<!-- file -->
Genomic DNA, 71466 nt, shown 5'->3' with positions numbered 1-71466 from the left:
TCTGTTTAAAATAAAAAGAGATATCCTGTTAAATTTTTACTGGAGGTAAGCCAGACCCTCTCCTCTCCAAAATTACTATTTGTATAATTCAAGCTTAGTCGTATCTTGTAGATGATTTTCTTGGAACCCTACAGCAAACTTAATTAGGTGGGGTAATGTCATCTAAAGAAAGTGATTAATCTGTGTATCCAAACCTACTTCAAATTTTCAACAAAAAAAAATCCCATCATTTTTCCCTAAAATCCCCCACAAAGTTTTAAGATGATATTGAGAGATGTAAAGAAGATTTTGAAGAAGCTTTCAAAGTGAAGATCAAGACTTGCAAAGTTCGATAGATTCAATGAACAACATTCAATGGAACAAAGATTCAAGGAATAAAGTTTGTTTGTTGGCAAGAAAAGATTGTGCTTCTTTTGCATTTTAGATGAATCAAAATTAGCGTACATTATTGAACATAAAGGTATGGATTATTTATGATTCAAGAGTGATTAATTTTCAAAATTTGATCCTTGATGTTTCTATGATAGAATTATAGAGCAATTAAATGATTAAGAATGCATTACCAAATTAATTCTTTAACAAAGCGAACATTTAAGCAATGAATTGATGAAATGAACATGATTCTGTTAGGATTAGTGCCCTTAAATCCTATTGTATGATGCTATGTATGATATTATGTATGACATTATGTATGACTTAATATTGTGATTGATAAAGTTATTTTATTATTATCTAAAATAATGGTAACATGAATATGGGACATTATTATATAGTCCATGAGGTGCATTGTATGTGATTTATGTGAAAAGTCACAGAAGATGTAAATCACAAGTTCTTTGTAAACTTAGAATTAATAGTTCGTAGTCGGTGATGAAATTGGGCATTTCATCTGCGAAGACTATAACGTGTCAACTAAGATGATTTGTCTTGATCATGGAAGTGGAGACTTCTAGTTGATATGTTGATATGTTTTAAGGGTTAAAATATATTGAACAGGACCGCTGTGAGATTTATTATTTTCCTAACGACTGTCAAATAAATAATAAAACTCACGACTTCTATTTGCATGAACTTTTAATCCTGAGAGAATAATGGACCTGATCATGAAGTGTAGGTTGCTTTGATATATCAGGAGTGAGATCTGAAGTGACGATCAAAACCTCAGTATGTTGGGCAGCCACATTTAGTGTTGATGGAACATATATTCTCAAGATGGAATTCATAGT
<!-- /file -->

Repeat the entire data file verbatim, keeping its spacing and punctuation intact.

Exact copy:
Genomic DNA, 71466 nt, shown 5'->3' with positions numbered 1-71466 from the left:
TCTGTTTAAAATAAAAAGAGATATCCTGTTAAATTTTTACTGGAGGTAAGCCAGACCCTCTCCTCTCCAAAATTACTATTTGTATAATTCAAGCTTAGTCGTATCTTGTAGATGATTTTCTTGGAACCCTACAGCAAACTTAATTAGGTGGGGTAATGTCATCTAAAGAAAGTGATTAATCTGTGTATCCAAACCTACTTCAAATTTTCAACAAAAAAAAATCCCATCATTTTTCCCTAAAATCCCCCACAAAGTTTTAAGATGATATTGAGAGATGTAAAGAAGATTTTGAAGAAGCTTTCAAAGTGAAGATCAAGACTTGCAAAGTTCGATAGATTCAATGAACAACATTCAATGGAACAAAGATTCAAGGAATAAAGTTTGTTTGTTGGCAAGAAAAGATTGTGCTTCTTTTGCATTTTAGATGAATCAAAATTAGCGTACATTATTGAACATAAAGGTATGGATTATTTATGATTCAAGAGTGATTAATTTTCAAAATTTGATCCTTGATGTTTCTATGATAGAATTATAGAGCAATTAAATGATTAAGAATGCATTACCAAATTAATTCTTTAACAAAGCGAACATTTAAGCAATGAATTGATGAAATGAACATGATTCTGTTAGGATTAGTGCCCTTAAATCCTATTGTATGATGCTATGTATGATATTATGTATGACATTATGTATGACTTAATATTGTGATTGATAAAGTTATTTTATTATTATCTAAAATAATGGTAACATGAATATGGGACATTATTATATAGTCCATGAGGTGCATTGTATGTGATTTATGTGAAAAGTCACAGAAGATGTAAATCACAAGTTCTTTGTAAACTTAGAATTAATAGTTCGTAGTCGGTGATGAAATTGGGCATTTCATCTGCGAAGACTATAACGTGTCAACTAAGATGATTTGTCTTGATCATGGAAGTGGAGACTTCTAGTTGATATGTTGATATGTTTTAAGGGTTAAAATATATTGAACAGGACCGCTGTGAGATTTATTATTTTCCTAACGACTGTCAAATAAATAATAAAACTCACGACTTCTATTTGCATGAACTTTTAATCCTGAGAGAATAATGGACCTGATCATGAAGTGTAGGTTGCTTTGATATATCAGGAGTGAGATCTGAAGTGACGATCAAAACCTCAGTATGTTGGGCAGCCACATTTAGTGTTGATGGAACATATATTCTCAAGATGGAATTCATAGT